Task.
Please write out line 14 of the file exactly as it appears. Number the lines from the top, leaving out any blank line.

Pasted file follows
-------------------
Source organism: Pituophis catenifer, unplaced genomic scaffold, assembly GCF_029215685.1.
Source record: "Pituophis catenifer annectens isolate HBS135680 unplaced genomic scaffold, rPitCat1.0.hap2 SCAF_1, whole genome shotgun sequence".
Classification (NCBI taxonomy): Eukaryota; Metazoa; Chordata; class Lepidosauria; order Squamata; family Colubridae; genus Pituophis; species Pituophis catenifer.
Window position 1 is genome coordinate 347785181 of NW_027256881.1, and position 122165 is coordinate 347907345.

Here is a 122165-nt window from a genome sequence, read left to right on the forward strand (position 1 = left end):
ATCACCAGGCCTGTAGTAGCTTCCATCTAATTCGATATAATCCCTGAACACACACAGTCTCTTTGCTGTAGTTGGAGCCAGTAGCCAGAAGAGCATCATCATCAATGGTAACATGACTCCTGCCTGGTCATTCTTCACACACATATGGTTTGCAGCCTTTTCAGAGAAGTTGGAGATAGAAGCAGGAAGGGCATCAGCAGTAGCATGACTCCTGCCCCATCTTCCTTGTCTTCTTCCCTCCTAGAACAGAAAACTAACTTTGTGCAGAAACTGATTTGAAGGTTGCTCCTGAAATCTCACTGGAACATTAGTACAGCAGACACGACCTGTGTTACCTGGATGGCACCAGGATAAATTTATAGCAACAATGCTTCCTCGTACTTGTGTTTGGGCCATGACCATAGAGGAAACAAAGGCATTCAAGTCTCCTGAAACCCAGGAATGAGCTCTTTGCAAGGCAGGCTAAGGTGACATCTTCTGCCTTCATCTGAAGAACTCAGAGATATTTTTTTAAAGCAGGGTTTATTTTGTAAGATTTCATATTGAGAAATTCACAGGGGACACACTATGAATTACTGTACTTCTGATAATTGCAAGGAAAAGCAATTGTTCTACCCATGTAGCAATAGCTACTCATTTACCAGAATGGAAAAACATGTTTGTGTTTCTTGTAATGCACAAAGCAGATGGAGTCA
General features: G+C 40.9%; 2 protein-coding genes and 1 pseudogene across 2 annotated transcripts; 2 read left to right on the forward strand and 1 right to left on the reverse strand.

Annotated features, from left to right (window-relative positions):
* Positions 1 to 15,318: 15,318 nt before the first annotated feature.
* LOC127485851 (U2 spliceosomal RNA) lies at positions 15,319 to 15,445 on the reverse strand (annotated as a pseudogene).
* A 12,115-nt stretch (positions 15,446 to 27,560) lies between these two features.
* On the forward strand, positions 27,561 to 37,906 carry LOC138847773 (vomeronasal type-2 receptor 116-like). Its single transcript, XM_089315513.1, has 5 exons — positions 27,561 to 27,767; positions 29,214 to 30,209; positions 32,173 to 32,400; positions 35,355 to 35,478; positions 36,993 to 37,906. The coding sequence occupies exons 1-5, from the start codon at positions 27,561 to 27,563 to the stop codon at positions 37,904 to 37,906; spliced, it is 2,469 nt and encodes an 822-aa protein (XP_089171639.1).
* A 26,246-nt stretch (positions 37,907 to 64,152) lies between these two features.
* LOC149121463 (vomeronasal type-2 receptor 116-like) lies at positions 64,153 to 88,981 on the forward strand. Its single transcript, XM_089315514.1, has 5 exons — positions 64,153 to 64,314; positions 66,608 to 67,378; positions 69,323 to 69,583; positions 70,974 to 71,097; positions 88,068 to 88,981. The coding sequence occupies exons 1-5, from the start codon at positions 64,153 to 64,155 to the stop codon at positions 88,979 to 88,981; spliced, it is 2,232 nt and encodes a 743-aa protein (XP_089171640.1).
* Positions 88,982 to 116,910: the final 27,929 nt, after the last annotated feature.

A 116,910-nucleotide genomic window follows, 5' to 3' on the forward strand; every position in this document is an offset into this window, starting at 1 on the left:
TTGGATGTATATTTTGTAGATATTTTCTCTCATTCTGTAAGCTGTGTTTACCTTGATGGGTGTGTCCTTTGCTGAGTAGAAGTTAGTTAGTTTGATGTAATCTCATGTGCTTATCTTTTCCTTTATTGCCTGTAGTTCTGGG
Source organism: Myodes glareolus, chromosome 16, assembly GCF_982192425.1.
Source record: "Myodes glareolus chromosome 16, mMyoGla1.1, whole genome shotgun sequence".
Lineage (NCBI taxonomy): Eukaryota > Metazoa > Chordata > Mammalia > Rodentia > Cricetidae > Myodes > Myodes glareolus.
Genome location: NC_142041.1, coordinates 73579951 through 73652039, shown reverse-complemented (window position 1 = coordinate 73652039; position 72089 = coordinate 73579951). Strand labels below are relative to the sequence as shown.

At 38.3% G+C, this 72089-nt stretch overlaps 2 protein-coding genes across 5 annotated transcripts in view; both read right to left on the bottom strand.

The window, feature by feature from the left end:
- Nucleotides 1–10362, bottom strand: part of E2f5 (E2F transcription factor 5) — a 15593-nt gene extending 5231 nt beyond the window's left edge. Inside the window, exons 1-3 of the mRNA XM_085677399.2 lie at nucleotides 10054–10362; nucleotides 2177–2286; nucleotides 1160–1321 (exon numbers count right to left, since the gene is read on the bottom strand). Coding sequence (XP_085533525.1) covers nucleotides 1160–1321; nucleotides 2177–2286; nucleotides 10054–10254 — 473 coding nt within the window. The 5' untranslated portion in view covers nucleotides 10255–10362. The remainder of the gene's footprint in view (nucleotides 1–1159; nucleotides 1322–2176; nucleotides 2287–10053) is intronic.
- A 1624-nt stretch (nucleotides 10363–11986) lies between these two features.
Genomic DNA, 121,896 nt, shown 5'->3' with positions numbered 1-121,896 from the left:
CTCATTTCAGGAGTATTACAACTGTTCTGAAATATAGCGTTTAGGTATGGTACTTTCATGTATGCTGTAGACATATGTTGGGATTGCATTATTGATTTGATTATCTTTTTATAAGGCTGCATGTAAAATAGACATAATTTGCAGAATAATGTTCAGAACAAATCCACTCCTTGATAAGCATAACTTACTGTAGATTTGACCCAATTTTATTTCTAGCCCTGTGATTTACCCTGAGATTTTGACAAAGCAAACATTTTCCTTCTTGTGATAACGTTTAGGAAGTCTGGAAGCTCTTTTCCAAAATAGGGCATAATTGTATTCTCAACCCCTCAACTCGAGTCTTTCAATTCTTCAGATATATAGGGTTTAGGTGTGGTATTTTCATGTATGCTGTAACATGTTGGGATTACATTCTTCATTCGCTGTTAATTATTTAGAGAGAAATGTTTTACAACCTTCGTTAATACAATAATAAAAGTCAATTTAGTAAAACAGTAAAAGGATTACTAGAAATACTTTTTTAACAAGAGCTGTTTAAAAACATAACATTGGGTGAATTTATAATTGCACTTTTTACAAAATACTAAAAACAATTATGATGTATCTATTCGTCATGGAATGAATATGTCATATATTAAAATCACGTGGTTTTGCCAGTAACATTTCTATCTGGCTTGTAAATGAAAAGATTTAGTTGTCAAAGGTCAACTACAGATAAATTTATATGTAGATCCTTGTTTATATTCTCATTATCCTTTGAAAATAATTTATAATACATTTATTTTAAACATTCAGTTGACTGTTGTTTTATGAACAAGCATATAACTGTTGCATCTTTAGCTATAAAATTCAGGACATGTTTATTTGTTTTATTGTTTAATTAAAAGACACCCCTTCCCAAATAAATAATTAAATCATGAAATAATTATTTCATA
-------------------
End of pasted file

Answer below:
* LOC149121463 (vomeronasal type-2 receptor 116-like) lies at positions 64,153 to 88,981 on the forward strand. Its single transcript, XM_089315514.1, has 5 exons — positions 64,153 to 64,314; positions 66,608 to 67,378; positions 69,323 to 69,583; positions 70,974 to 71,097; positions 88,068 to 88,981. The coding sequence occupies exons 1-5, from the start codon at positions 64,153 to 64,155 to the stop codon at positions 88,979 to 88,981; spliced, it is 2,232 nt and encodes a 743-aa protein (XP_089171640.1).